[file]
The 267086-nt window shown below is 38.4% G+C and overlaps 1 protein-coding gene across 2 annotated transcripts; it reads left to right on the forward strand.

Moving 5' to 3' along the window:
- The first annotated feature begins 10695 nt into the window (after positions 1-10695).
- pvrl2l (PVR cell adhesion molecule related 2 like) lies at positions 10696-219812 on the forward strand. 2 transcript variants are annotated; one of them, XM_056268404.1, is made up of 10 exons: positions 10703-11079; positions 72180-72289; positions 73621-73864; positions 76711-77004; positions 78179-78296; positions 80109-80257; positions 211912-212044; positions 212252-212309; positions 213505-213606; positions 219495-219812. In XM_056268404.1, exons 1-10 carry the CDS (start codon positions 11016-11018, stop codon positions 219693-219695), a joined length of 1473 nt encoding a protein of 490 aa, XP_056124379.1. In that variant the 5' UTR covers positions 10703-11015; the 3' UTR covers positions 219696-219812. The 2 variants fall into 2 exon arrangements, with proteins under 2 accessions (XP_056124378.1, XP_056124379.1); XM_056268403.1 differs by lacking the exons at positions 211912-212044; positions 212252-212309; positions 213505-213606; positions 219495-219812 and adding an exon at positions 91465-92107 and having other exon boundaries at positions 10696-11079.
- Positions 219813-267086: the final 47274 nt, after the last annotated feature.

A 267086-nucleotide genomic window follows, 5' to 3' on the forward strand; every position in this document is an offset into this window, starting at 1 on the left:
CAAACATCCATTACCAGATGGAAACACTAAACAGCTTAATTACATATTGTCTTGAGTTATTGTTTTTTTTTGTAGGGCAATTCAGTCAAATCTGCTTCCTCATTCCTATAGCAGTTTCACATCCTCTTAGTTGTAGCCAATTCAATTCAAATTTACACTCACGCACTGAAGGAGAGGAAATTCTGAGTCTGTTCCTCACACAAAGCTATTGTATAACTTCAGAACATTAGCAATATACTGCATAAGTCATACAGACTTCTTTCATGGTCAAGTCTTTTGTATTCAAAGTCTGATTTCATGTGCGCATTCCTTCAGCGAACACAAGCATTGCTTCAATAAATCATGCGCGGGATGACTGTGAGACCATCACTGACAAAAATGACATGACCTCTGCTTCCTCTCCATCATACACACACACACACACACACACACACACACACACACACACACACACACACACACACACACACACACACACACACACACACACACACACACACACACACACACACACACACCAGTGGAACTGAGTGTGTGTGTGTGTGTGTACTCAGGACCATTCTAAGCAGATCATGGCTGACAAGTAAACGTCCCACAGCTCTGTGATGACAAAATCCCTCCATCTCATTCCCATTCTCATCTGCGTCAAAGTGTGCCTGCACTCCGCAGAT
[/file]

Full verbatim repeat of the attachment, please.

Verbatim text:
The 267086-nt window shown below is 38.4% G+C and overlaps 1 protein-coding gene across 2 annotated transcripts; it reads left to right on the forward strand.

Moving 5' to 3' along the window:
- The first annotated feature begins 10695 nt into the window (after positions 1-10695).
- pvrl2l (PVR cell adhesion molecule related 2 like) lies at positions 10696-219812 on the forward strand. 2 transcript variants are annotated; one of them, XM_056268404.1, is made up of 10 exons: positions 10703-11079; positions 72180-72289; positions 73621-73864; positions 76711-77004; positions 78179-78296; positions 80109-80257; positions 211912-212044; positions 212252-212309; positions 213505-213606; positions 219495-219812. In XM_056268404.1, exons 1-10 carry the CDS (start codon positions 11016-11018, stop codon positions 219693-219695), a joined length of 1473 nt encoding a protein of 490 aa, XP_056124379.1. In that variant the 5' UTR covers positions 10703-11015; the 3' UTR covers positions 219696-219812. The 2 variants fall into 2 exon arrangements, with proteins under 2 accessions (XP_056124378.1, XP_056124379.1); XM_056268403.1 differs by lacking the exons at positions 211912-212044; positions 212252-212309; positions 213505-213606; positions 219495-219812 and adding an exon at positions 91465-92107 and having other exon boundaries at positions 10696-11079.
- Positions 219813-267086: the final 47274 nt, after the last annotated feature.

A 267086-nucleotide genomic window follows, 5' to 3' on the forward strand; every position in this document is an offset into this window, starting at 1 on the left:
CAAACATCCATTACCAGATGGAAACACTAAACAGCTTAATTACATATTGTCTTGAGTTATTGTTTTTTTTTGTAGGGCAATTCAGTCAAATCTGCTTCCTCATTCCTATAGCAGTTTCACATCCTCTTAGTTGTAGCCAATTCAATTCAAATTTACACTCACGCACTGAAGGAGAGGAAATTCTGAGTCTGTTCCTCACACAAAGCTATTGTATAACTTCAGAACATTAGCAATATACTGCATAAGTCATACAGACTTCTTTCATGGTCAAGTCTTTTGTATTCAAAGTCTGATTTCATGTGCGCATTCCTTCAGCGAACACAAGCATTGCTTCAATAAATCATGCGCGGGATGACTGTGAGACCATCACTGACAAAAATGACATGACCTCTGCTTCCTCTCCATCATACACACACACACACACACACACACACACACACACACACACACACACACACACACACACACACACACACACACACACACACACACACACACACACACACACACACACACACCAGTGGAACTGAGTGTGTGTGTGTGTGTGTACTCAGGACCATTCTAAGCAGATCATGGCTGACAAGTAAACGTCCCACAGCTCTGTGATGACAAAATCCCTCCATCTCATTCCCATTCTCATCTGCGTCAAAGTGTGCCTGCACTCCGCAGAT